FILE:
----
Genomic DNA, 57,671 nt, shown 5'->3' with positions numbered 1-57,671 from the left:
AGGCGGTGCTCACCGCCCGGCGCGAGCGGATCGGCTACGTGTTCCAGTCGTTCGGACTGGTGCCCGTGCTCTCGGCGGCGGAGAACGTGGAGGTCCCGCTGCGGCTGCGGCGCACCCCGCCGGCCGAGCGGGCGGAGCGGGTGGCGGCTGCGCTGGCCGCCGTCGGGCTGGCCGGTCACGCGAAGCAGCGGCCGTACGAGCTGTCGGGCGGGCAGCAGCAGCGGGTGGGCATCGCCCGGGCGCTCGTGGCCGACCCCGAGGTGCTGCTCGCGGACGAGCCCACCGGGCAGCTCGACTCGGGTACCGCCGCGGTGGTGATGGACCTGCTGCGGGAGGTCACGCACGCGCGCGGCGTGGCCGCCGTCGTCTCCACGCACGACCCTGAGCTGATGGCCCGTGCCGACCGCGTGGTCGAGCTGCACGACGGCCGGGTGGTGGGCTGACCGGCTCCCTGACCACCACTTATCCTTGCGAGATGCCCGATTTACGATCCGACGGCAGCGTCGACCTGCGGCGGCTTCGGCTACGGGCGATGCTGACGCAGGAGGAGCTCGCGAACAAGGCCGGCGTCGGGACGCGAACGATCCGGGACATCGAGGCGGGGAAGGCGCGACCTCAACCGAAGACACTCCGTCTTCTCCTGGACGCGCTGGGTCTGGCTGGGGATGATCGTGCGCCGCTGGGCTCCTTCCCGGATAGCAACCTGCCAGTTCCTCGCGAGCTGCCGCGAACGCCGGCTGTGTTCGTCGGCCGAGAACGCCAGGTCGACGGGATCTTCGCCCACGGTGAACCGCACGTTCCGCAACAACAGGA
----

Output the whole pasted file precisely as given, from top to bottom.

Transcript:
Genomic DNA, 57,671 nt, shown 5'->3' with positions numbered 1-57,671 from the left:
AGGCGGTGCTCACCGCCCGGCGCGAGCGGATCGGCTACGTGTTCCAGTCGTTCGGACTGGTGCCCGTGCTCTCGGCGGCGGAGAACGTGGAGGTCCCGCTGCGGCTGCGGCGCACCCCGCCGGCCGAGCGGGCGGAGCGGGTGGCGGCTGCGCTGGCCGCCGTCGGGCTGGCCGGTCACGCGAAGCAGCGGCCGTACGAGCTGTCGGGCGGGCAGCAGCAGCGGGTGGGCATCGCCCGGGCGCTCGTGGCCGACCCCGAGGTGCTGCTCGCGGACGAGCCCACCGGGCAGCTCGACTCGGGTACCGCCGCGGTGGTGATGGACCTGCTGCGGGAGGTCACGCACGCGCGCGGCGTGGCCGCCGTCGTCTCCACGCACGACCCTGAGCTGATGGCCCGTGCCGACCGCGTGGTCGAGCTGCACGACGGCCGGGTGGTGGGCTGACCGGCTCCCTGACCACCACTTATCCTTGCGAGATGCCCGATTTACGATCCGACGGCAGCGTCGACCTGCGGCGGCTTCGGCTACGGGCGATGCTGACGCAGGAGGAGCTCGCGAACAAGGCCGGCGTCGGGACGCGAACGATCCGGGACATCGAGGCGGGGAAGGCGCGACCTCAACCGAAGACACTCCGTCTTCTCCTGGACGCGCTGGGTCTGGCTGGGGATGATCGTGCGCCGCTGGGCTCCTTCCCGGATAGCAACCTGCCAGTTCCTCGCGAGCTGCCGCGAACGCCGGCTGTGTTCGTCGGCCGAGAACGCCAGGTCGACGGGATCTTCGCCCACGGTGAACCGCACGTTCCGCAACAACAGGA